The Impact of Computer-Based Testing on Student Attitudes and Behavior This article describes the development of a proctored computer-based testing facility used to administer tests outside of regular class hours, thus freeing class hours for instruction. A cynic would suggest that this serves mostly to increase the number of hours in a class, thus creating class hours. No matter. The facility seems to be valued by students, but the article warns that students exchange information about the tests and recommends that faculty "take steps to reduce the impact of these conversations on exam performance." By Darrell L. Butler, The Technology Source, January, 2003 [Refer][Research][Reflect]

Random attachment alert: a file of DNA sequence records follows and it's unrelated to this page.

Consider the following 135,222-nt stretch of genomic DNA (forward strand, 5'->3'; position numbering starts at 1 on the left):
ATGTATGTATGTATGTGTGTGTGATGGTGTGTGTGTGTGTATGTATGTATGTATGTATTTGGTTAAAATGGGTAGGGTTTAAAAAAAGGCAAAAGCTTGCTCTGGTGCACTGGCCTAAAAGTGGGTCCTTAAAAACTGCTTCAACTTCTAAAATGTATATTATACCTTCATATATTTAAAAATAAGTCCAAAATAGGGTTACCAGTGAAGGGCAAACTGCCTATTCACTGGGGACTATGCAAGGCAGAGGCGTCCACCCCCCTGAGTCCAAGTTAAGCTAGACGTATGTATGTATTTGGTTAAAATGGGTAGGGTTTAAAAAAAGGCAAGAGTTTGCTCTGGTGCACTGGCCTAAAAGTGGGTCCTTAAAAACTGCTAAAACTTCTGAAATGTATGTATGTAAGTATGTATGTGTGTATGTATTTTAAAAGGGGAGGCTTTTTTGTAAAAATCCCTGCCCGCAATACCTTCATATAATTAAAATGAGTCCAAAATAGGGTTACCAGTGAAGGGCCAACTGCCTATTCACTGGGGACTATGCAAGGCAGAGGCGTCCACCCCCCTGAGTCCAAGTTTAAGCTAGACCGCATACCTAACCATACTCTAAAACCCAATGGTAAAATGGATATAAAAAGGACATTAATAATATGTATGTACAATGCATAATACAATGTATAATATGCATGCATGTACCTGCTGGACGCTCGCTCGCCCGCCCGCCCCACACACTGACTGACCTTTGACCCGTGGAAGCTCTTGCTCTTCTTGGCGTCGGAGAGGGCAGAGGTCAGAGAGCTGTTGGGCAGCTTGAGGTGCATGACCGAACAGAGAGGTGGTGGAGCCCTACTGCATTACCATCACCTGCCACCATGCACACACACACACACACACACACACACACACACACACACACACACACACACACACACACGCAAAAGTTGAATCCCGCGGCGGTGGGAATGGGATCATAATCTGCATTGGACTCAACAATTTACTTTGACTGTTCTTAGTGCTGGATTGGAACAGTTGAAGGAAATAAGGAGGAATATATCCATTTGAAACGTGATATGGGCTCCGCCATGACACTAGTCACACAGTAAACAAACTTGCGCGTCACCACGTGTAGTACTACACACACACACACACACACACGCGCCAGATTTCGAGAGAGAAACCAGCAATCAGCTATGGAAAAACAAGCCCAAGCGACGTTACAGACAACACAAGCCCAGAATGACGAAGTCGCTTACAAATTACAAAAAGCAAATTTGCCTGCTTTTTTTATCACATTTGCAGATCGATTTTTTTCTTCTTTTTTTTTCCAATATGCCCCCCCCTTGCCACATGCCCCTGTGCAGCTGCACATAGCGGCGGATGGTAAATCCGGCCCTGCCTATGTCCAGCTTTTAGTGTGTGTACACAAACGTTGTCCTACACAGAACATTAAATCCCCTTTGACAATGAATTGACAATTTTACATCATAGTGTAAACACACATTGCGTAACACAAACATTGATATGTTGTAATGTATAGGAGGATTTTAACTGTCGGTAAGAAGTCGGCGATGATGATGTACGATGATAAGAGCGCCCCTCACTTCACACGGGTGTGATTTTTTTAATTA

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Copyright 2003 Stephen Downes